Selected IgG rapidly induces Lambert–Eaton myasthenic syndrome in mice: Complement independence and EMG abnormalities

Edward H. Lambert, Vanda A. Lennon

Research output: Contribution to journalArticlepeer-review

49 Scopus citations

Abstract

Antibodies in individual patients with the Lambert–Eaton myasthenic syndrome (LES) differ in their reactivity with mouse motor nerve terminals. Of 26 LES patients' sera injected a single time into mice, 3 caused a highly significant reduction in stimulus‐dependent quantal release (m) of acetylcholine (ACh) (to 6, 33, and 42 quanta per impulse at 1 Hz, respectively; mean for 10 control sera, 100 quanta at 1 Hz). The most potent serum (LES‐A) was fully effective in mice deficient in complement component C5 and in mice depleted of complement components C3→C9 by cobra venom factor. A single i.v. injection of serum reduced m in direct proportion to log dose. Responses to K+ depolarization and increasing concentrations of Ca2+ were like those observed in human LES. With LES‐A serum, or its IgG, m was reduced near maximally in 1 day and plateaued in 3–4 days. Recovery began after day 8; m was in the normal range by day 20–30. Electromyographic (EMG) abnormalities were not seen until m fell below 40 quanta per impulse at 1 Hz. Below 10 quanta, clinical signs of weakness appeared, and the EMG abnormalities were those classically associated with LES: a marked reduction of compound muscle action potential to a single nerve stimulus in rested muscle, a further decrement during stimulation at slow rates, but marked facilitation during rapid repetitive stimulation.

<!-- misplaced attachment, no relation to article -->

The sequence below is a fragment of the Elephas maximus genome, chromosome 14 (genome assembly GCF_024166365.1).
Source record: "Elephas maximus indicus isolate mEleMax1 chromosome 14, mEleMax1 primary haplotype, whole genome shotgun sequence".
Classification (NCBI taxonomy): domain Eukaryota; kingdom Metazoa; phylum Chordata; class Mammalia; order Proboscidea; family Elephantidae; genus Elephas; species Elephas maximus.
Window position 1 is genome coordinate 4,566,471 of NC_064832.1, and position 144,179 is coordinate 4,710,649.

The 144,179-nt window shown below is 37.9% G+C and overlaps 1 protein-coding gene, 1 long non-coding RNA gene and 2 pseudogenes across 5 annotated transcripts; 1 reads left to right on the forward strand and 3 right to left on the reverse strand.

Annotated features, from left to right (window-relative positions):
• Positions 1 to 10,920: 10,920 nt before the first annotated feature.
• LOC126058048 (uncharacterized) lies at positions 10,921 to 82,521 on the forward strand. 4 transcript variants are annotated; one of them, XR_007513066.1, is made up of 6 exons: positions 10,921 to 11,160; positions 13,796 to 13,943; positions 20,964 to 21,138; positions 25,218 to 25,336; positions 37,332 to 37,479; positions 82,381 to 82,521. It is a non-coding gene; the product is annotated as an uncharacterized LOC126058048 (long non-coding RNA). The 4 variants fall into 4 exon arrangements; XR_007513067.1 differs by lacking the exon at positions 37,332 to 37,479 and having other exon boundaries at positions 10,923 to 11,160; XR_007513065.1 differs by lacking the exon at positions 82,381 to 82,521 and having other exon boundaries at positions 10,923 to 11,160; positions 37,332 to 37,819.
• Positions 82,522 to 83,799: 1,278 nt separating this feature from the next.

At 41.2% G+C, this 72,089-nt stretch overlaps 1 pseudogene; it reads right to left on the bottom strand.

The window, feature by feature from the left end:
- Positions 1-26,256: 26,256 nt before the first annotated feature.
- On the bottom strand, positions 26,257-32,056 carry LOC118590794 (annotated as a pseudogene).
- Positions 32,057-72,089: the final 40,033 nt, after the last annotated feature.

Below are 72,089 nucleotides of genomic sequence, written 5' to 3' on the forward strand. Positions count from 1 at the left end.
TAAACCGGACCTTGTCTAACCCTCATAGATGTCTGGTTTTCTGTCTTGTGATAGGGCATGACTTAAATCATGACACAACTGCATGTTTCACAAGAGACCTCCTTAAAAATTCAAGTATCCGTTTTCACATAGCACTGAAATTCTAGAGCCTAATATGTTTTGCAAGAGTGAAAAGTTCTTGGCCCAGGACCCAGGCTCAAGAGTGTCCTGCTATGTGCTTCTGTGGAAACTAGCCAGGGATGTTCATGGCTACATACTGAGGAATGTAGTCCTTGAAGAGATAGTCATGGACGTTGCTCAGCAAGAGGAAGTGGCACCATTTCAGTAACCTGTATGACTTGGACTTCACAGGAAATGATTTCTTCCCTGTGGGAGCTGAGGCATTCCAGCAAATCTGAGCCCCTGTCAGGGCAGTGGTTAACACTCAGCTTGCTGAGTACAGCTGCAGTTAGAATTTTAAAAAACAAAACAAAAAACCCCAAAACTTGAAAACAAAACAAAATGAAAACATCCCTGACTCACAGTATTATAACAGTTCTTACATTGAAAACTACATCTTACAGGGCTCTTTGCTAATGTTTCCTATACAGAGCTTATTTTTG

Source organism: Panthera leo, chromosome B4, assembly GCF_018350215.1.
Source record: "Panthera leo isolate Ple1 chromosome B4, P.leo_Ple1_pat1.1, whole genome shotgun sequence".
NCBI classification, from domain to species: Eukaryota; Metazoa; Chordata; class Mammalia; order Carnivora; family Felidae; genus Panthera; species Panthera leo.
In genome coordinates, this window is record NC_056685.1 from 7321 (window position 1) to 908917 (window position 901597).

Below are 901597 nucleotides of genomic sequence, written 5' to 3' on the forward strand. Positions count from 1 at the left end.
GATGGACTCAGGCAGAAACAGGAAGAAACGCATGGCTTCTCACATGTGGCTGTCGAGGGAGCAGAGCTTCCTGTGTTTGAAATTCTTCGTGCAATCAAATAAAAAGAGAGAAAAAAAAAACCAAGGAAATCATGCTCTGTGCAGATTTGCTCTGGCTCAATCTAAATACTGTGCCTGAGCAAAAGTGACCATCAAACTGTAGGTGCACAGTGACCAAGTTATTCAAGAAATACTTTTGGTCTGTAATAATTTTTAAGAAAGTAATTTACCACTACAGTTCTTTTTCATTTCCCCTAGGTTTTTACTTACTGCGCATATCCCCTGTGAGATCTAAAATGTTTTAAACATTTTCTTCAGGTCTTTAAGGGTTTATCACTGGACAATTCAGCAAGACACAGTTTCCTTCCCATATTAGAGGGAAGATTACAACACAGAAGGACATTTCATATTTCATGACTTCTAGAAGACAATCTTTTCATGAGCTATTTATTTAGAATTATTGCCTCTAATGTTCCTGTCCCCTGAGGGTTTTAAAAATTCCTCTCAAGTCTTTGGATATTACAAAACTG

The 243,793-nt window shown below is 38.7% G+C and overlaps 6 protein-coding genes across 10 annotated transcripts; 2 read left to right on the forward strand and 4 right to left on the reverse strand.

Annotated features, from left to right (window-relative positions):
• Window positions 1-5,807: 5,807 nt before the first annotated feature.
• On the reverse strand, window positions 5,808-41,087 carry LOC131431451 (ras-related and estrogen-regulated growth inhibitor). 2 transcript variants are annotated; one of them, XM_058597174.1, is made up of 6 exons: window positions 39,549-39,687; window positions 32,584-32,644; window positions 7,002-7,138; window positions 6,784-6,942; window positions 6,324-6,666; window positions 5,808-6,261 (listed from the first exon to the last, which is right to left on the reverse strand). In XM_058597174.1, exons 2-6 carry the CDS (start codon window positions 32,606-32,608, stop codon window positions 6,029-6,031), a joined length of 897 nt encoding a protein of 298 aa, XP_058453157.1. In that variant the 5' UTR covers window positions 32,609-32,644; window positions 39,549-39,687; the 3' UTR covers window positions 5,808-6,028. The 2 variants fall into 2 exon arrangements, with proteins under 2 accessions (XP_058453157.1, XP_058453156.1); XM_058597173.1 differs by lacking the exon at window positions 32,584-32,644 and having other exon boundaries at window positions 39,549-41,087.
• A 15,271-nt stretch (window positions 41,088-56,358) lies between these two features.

Original languageEnglish (US)
Pages (from-to)1133-1145
Number of pages13
JournalMuscle & Nerve
Volume11
Issue number11
DOIs
StatePublished - Nov 1988

ASJC Scopus subject areas

  • Physiology
  • Clinical Neurology
  • Cellular and Molecular Neuroscience
  • Physiology (medical)

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